A FRAUDSTER was able to fund an fraudulent six million pound life of luxury by ignoring laws banning him from being a company director after he was made bankrupt.
Jonathan France's deception enabled him to fund a fleet of Aston Martins, Ferarris, a Rolls Royce and a McLaren.
The former Wakefield scrap metal dealer was also able to buy a five-bedroom house in Huddersfield, spend almost £200,000 on high-end furniture and splash out £70,000 on fine wines.
France, 46, was helped in his deception by two of his motor racing pals who helped him ignore disqualification restrictions and continued to run companies, while diverting millions of pounds from them.
France, Jody Firth, 37, and Graham Schofield, 53, were jailed for a combined total of 18 years today at Leeds Crown Court.
The court heard how France was first disqualified from being a director of limited companies for 14 years in 2004 for his role in the mismanagement of Eric France and Son (Metals) Limited which went into insolvency.
He was then declared bankrupt in November 2008 as he was unable to pay more than £7m owed after the collapse of his sole-trader businesses Embassy Racing and EFS Group.
Being bankrupt and disqualified should have limited his ability to directly or indirectly run a company.
But France ignored the restrictions and continued to run companies.
He also diverted millions of pounds from company accounts to a combination of other business and personal accounts so that he could buy a house, luxury items and a fleet of cars.
With the help of Schofield, he misled the trustees managing his affairs, claiming he had no assets to pay back his debts.
Just under £7m in assets has since been recovered by the trustee in bankruptcy.
Months before he was made bankrupt in 2008 on the grounds that he had no money to pay his debts, France deliberately transferred close to £180,000 worth of money and assets out of his personal estate to avoid paying his creditors.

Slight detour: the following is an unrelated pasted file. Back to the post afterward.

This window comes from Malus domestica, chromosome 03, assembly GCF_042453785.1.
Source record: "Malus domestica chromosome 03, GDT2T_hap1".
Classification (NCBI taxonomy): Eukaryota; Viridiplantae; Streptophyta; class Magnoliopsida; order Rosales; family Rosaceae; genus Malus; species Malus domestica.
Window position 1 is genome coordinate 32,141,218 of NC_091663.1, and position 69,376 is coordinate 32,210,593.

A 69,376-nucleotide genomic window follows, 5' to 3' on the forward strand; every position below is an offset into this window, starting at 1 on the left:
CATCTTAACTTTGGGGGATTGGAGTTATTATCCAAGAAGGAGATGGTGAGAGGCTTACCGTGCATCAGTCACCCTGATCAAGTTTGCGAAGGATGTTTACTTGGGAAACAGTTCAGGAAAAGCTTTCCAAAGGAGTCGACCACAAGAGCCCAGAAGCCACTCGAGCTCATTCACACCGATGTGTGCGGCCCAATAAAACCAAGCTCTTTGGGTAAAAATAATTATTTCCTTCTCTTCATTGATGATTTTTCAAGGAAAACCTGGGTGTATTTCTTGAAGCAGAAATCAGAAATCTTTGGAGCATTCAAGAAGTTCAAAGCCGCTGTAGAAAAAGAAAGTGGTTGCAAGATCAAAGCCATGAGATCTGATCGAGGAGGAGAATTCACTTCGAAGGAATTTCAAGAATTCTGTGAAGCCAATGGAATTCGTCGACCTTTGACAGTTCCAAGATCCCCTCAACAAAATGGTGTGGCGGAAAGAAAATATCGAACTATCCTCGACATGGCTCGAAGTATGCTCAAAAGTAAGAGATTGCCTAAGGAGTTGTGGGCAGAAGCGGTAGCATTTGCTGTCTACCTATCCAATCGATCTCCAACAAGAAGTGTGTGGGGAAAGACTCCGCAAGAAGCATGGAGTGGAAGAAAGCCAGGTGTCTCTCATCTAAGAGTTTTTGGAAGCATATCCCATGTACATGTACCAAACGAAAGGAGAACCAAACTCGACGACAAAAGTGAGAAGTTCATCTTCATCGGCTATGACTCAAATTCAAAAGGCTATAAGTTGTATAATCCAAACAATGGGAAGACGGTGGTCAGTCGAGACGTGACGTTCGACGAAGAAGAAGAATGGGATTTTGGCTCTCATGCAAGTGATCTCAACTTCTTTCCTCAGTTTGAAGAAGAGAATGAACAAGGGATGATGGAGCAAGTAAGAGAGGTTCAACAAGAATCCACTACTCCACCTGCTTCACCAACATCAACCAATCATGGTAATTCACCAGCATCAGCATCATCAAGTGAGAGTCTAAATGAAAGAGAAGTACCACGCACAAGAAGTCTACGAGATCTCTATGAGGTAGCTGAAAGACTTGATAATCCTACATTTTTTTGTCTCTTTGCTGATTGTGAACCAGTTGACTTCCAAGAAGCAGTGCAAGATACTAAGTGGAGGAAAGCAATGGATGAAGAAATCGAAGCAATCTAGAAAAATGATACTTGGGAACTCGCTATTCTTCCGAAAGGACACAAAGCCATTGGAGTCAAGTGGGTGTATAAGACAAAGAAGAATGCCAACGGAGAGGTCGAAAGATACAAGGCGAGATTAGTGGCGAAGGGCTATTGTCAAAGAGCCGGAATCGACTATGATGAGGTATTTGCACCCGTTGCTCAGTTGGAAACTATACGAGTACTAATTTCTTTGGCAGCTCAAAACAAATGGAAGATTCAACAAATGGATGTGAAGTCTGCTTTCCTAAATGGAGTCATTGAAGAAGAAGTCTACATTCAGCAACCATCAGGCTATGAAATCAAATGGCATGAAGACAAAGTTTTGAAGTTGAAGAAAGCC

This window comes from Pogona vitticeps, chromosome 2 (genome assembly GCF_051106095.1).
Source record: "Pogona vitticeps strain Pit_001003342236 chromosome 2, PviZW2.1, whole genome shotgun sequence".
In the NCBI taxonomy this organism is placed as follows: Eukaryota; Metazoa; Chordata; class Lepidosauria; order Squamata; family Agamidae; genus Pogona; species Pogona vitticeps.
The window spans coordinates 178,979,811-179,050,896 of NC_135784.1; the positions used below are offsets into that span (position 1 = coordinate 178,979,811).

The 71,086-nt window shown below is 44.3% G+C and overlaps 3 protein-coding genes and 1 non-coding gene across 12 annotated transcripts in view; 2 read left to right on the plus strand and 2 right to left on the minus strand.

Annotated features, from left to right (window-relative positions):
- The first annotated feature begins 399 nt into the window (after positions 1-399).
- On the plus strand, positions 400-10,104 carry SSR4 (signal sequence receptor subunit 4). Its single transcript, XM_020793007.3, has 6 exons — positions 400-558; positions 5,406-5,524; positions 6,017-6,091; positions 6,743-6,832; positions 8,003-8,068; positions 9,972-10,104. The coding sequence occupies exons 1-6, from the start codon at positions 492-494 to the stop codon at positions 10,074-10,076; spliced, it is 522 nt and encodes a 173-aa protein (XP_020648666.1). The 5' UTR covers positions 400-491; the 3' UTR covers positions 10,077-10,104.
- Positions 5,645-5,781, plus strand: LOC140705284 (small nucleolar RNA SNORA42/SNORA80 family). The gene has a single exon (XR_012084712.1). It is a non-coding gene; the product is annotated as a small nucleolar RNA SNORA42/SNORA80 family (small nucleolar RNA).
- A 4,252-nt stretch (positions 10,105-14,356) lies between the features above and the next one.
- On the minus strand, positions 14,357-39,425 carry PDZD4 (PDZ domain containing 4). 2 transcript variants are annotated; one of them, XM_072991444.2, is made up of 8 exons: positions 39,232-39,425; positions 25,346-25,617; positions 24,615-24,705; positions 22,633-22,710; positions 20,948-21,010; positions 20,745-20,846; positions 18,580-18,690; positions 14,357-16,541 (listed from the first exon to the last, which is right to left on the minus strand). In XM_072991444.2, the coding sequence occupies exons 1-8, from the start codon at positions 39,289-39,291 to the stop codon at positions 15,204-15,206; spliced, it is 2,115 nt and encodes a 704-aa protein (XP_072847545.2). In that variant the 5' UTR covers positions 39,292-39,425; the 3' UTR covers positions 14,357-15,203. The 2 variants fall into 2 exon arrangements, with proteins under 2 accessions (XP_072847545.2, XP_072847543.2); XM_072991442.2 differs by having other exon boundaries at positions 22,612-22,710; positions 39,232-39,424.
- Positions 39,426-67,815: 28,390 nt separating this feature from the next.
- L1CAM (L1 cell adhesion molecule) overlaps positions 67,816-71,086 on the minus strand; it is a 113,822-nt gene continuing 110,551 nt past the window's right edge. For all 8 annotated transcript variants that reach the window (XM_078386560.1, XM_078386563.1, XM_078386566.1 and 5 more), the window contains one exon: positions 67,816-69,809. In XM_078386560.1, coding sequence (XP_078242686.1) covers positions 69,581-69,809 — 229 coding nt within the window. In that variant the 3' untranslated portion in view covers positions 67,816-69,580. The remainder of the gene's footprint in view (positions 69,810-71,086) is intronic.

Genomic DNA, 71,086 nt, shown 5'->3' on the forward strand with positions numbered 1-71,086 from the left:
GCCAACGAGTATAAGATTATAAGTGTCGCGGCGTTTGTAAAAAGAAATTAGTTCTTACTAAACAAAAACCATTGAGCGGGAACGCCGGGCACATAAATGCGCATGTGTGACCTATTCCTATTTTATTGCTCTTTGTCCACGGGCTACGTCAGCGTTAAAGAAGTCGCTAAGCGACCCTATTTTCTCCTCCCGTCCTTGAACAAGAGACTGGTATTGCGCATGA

The money and assets went to Schofield and Firth, friends he had made through motor-racing.
Assets moved included two classic cars worth £27,000 to Schofield and Firth.
A further £152,607 was transferred to bank accounts controlled by Schofield.
France then began a sustained campaign to continue running companies despite having restrictions placed on him.
With Schofield, he also engineered false and misleading explanations to the trustees and the official receiver about a substantial amount of possessions.
Between 2008 and 2013, France managed and controlled JKL (Wakefield) Ltd before the company went into insolvent liquidation.
The company bought and sold metals and listed Firth as the company director.
France repeated the same tactic when Schofield had his name down as the official director for two racing companies effectively controlled by Jonathan France.
The firms - WFR Ltd and WFR Holdings Ltd - ran between 2011 and 2014 before also going into liquidation.
France, of The Paddocks, Flockton, Wakefield, pleaded guilty to four counts of fraudulently transferring property, three counts of acting as a director while bankrupt, as well as one count each for failing to disclose property to the official receiver or trustee, perjury, fraudulent trading, false accounting and money laundering.
He was jailed for ten years.
Firth, of Oakenshaw Lane, Wakefield pleaded guilty to money laundering and helping Jonathan France run a company despite being a bankrupt.
He was sentenced to five years, four months.
Schofield, of St Pauls Road, Mirfield, pleaded guilty to money laundering and was jailed for two and a half years.